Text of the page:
Out of his hands Randolph hoofs the ball, over and clear of the Germans. Who else lies in wait but workhorse and keen striker Shane Long. It could be a match made in heaven or another sorry tale on a forgetful day… Shane Long takes the ball down, the nation powering him through the German line before the former Cork City FC forward slots the ball past Manuel Neuer in goal to make it 1-0 to the Boys in Green.
It was a win galvanised by Ireland’s qualification to the 2016 European Championships. Another night for the Irish which would be chaired at round table discussion and mentioned during a polite word at the local on a Saturday afternoon. In one strike Shane Long wrote his name in Irish folklore alongside Ray Houghton, Frank Stapleton and Robbie Keane.
Looking back though, past the distant memories and analysis, to the style & pattern of Ireland’s five appearances at major international tournaments; ping-pong football from a long ball, giving Houghton the opportunity to score at the Giant’s Stadium at the 1994 World Cup, getting revenge for the heartbreak in Italy four years earlier. A long ball forward was broken down by Niall Quinn, allowing Robbie Keane to score past Oliver Kahn in 2002. Randolph hoofing it long set up Shane Long. Wes Hoolahan’s long cross in tee’d up Robbie Brady to make it 1-0 against Italy at Euro 2016.
‘Long-ball football’ and the Irish game are a common bedfellows. Just a simple Google of the long form game and “the Republic of Ireland national team” are listed are frequent users of the format. It is not just a staple of the Irish national team but also steadfast in the domestic game.
Cork City FC boss John Caulfield has come under scrutiny for his long ball tactics since taking over in 2014. It is a question former Cork City right back Neal Horgan touches upon in his 2014 book, “Death of a football club” where he described, “league of Ireland tactics” as knocking the ball long during a Champions League tie in 2006.
While it’s a stereotype to play on “Sunday league tactics” of knocking the ball long and hoping for the best, one needs to address the institutional instructions at play.
Football is a game which is constantly changing & adapting to the world around it. The total footballing style of Barcelona in 2009 saw games built on procession and passing play. The, “heavy metal football” imposed by Jürgen Klopp in 2012 saw a high pressing game capture the double for Borussia Dortmund while pushing on to reach the 2013 UEFA Champions League finals. A revolutionised counter-attacking system of five at the back through wing backs and countering catapulted Chelsea to the 2016/17 Premier League title. Football is an ever evolving game, forever in flux and never once still.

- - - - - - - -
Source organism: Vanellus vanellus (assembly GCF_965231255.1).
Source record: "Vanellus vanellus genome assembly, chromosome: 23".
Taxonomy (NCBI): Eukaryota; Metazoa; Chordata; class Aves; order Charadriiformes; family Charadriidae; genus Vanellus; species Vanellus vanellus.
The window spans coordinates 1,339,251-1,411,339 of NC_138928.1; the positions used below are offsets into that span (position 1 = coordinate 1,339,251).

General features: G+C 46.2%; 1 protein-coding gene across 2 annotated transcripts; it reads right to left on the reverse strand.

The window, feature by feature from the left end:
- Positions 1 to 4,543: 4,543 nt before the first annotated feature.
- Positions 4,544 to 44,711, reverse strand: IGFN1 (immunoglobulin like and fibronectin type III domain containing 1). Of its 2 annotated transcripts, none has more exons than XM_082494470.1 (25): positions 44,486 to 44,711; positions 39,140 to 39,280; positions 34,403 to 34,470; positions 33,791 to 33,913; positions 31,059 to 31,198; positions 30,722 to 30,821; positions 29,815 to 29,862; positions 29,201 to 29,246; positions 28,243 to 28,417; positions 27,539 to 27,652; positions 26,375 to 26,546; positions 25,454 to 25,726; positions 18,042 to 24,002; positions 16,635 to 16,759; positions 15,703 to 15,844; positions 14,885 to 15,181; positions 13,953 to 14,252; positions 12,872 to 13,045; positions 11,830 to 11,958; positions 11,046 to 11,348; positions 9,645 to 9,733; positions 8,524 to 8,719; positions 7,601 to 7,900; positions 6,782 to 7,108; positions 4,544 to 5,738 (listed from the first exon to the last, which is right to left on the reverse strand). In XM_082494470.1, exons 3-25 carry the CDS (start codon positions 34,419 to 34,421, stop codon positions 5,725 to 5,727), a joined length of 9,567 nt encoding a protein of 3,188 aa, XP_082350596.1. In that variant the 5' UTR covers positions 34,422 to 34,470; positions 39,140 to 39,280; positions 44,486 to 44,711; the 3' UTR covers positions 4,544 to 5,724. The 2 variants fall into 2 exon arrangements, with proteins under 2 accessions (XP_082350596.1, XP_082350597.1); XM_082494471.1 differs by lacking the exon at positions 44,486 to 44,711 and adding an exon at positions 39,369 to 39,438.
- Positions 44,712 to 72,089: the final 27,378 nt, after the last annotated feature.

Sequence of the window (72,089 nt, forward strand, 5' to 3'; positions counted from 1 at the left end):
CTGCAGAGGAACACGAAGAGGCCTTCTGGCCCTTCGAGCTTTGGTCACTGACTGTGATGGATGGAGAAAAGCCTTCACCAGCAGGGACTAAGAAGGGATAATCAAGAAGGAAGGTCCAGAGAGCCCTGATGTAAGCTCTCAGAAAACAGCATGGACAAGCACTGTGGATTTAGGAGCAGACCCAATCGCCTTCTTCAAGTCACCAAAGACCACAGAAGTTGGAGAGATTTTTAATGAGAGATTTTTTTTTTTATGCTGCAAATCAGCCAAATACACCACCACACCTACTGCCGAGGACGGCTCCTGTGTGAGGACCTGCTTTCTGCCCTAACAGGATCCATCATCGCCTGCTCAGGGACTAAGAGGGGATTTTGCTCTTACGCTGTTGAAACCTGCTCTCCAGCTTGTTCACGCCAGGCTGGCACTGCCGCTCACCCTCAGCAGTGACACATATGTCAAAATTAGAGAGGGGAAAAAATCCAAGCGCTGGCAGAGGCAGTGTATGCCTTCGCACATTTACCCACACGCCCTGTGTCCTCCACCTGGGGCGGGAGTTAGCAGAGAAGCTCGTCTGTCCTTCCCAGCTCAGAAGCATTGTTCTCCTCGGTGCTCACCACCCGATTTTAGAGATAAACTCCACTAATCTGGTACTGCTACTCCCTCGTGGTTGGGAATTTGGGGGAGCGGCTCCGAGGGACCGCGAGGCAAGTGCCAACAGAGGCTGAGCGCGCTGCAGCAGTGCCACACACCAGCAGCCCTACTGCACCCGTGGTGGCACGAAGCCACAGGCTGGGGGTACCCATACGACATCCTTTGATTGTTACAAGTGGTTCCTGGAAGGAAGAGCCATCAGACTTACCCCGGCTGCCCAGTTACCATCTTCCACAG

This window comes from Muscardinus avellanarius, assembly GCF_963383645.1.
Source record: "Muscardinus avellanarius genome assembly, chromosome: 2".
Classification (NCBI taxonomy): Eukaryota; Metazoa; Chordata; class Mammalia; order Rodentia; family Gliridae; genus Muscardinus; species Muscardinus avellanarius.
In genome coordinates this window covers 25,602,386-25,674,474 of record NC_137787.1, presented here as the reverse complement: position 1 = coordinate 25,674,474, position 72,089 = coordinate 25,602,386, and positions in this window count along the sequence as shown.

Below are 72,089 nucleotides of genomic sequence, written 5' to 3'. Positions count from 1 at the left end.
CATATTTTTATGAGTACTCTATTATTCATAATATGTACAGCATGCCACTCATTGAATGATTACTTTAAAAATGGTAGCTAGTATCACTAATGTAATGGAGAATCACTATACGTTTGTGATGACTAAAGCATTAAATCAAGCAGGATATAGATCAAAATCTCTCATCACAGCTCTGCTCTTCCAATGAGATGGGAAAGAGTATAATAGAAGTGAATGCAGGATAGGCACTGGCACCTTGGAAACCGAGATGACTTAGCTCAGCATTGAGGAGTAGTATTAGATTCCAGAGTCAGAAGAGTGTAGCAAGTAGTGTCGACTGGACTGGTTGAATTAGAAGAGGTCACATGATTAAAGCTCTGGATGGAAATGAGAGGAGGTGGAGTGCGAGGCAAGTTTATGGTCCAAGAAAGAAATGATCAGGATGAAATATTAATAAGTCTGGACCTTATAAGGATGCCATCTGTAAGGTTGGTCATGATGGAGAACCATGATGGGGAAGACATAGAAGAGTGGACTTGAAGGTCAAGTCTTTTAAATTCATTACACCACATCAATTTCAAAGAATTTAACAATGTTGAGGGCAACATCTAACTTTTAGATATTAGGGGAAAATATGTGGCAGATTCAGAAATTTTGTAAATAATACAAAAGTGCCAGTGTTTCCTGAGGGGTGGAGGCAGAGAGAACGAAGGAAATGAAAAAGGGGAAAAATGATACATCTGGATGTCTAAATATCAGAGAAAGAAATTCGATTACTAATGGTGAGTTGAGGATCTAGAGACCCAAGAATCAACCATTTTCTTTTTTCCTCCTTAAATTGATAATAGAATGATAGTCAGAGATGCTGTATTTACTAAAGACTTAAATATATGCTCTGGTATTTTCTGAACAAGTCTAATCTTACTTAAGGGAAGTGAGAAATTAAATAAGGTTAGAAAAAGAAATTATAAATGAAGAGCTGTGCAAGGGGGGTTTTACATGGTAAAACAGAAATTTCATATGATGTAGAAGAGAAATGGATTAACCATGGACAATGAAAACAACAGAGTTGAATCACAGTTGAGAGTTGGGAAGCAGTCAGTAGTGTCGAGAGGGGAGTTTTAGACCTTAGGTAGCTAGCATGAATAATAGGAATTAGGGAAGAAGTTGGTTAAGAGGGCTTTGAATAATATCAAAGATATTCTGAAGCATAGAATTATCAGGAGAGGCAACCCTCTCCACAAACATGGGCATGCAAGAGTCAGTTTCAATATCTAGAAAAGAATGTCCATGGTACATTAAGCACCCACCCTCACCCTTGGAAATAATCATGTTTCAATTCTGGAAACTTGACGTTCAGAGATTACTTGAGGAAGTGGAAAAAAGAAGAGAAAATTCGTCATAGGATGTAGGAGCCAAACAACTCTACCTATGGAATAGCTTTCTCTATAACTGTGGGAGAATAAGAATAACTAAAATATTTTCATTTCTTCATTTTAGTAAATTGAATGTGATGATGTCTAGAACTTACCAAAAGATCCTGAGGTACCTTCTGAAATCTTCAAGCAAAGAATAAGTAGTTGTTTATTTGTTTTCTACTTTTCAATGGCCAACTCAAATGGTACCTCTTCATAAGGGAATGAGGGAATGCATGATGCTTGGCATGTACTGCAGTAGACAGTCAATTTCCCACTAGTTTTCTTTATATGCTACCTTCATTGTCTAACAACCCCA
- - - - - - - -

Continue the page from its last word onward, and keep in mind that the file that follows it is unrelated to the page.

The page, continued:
The Irish game needs to modernize. Knock it long mentality can produce results but in the grand scheme of things it is not enough.
If one looks at the European campaign by Dundalk in 2016 there is a clear cut examples of a more positive outlook on the game. Dundalk’s historic run to the UEFA Europa League group stages was set up by wins against Icelandic side Fimleikafélag Hafnarfjarðar and Belarus’ Bate Borisov. In each successive game Dundalk played a passing pressing game, averaging 47% procession across their journey to the play-offs of the Champions League.
When the Europa League beckoned, Dundalk faced a serious uphill task at the hands of Zenit St.Petersburg, AZ and Maccabi Tel Aviv as the lowest ranked team in the competition. Dundalk adapted their game how they saw fit. Against Maccabi Tel Aviv were happy to sit back with little more than 34% and let the Israelis come at them. Space opened, letting the Lilywhites break and Ciaran Kilduff tapped it in to make it 1-0.
Against Zenit, a team containing Brazilian, Belgian and Russian internationals, all tried and test at the international stage, Stephen Kenny gave his men simple instructions, to not panic and to play out their own game plan.
What happened? The lowest ranked team battled into a 1-0 thanks to Robbie Benson before late goals from Robert Mak and Giuliano cancelled the party for the Town.
The frantic high pitched energy of a knock it long and defend like mad display was non existent in the cool calm and collected world of tactical analysis which Dundalk embarked on in Europe.
Similar patterns have emerged in the Irish game, breathing hope going forward. St. Patrick’s Athletics’ Champions League ambitions were highlighted in 2014 as Christy Fagan tapped the Saints 1-0 up away in the Polish capital. Just last year Cork City FCs under 19’s controlled HJK Helsinki in the UEFA Youth League, to only be denied by an excellent performance by the Finnish defense on the night to prevent a whitewash for the Rebel Army.
It is not a game of dinosaurs but a game of evolution. It is a game of two halves. Tactically analysing the opposition, and not sitting back and hitting and home. For a country with four million people and no professional football league, Ireland is excelling much above the bar for our international team. But this is still not enough. Tactical awareness and fluidity in formation through acute analysis is the platform for further success.
We can no longer just sit back and hit and hope.